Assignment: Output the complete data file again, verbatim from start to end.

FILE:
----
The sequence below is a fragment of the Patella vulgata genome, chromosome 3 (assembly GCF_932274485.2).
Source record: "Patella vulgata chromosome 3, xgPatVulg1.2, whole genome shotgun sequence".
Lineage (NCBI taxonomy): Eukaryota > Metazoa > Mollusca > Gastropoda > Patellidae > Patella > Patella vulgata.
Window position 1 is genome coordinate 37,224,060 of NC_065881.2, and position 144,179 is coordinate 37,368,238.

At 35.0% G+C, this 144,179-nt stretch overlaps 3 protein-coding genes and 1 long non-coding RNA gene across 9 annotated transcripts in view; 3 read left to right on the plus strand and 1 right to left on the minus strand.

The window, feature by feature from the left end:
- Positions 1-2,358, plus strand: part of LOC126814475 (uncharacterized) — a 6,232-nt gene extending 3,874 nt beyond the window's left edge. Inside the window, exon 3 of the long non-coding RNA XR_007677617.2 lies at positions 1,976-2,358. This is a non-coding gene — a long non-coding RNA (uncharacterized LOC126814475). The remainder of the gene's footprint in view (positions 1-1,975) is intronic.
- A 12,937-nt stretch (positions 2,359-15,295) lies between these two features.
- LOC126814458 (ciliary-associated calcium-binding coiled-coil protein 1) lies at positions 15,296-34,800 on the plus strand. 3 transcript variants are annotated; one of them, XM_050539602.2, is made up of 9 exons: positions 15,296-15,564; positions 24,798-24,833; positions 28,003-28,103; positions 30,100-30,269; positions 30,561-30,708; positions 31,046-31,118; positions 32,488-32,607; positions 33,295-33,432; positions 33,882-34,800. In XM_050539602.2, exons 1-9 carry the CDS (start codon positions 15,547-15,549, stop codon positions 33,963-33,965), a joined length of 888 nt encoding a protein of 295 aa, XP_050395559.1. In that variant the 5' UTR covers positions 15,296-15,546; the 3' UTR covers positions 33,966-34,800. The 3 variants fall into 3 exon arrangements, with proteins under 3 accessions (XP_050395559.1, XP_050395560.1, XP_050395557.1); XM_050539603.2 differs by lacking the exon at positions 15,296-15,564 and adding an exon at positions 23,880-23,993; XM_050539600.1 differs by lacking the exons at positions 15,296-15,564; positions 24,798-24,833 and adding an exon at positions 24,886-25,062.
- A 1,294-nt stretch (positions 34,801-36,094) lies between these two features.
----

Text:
The sequence below is a fragment of the Patella vulgata genome, chromosome 3 (assembly GCF_932274485.2).
Source record: "Patella vulgata chromosome 3, xgPatVulg1.2, whole genome shotgun sequence".
Lineage (NCBI taxonomy): Eukaryota > Metazoa > Mollusca > Gastropoda > Patellidae > Patella > Patella vulgata.
Window position 1 is genome coordinate 37,224,060 of NC_065881.2, and position 144,179 is coordinate 37,368,238.

At 35.0% G+C, this 144,179-nt stretch overlaps 3 protein-coding genes and 1 long non-coding RNA gene across 9 annotated transcripts in view; 3 read left to right on the plus strand and 1 right to left on the minus strand.

The window, feature by feature from the left end:
- Positions 1-2,358, plus strand: part of LOC126814475 (uncharacterized) — a 6,232-nt gene extending 3,874 nt beyond the window's left edge. Inside the window, exon 3 of the long non-coding RNA XR_007677617.2 lies at positions 1,976-2,358. This is a non-coding gene — a long non-coding RNA (uncharacterized LOC126814475). The remainder of the gene's footprint in view (positions 1-1,975) is intronic.
- A 12,937-nt stretch (positions 2,359-15,295) lies between these two features.
- LOC126814458 (ciliary-associated calcium-binding coiled-coil protein 1) lies at positions 15,296-34,800 on the plus strand. 3 transcript variants are annotated; one of them, XM_050539602.2, is made up of 9 exons: positions 15,296-15,564; positions 24,798-24,833; positions 28,003-28,103; positions 30,100-30,269; positions 30,561-30,708; positions 31,046-31,118; positions 32,488-32,607; positions 33,295-33,432; positions 33,882-34,800. In XM_050539602.2, exons 1-9 carry the CDS (start codon positions 15,547-15,549, stop codon positions 33,963-33,965), a joined length of 888 nt encoding a protein of 295 aa, XP_050395559.1. In that variant the 5' UTR covers positions 15,296-15,546; the 3' UTR covers positions 33,966-34,800. The 3 variants fall into 3 exon arrangements, with proteins under 3 accessions (XP_050395559.1, XP_050395560.1, XP_050395557.1); XM_050539603.2 differs by lacking the exon at positions 15,296-15,564 and adding an exon at positions 23,880-23,993; XM_050539600.1 differs by lacking the exons at positions 15,296-15,564; positions 24,798-24,833 and adding an exon at positions 24,886-25,062.
- A 1,294-nt stretch (positions 34,801-36,094) lies between these two features.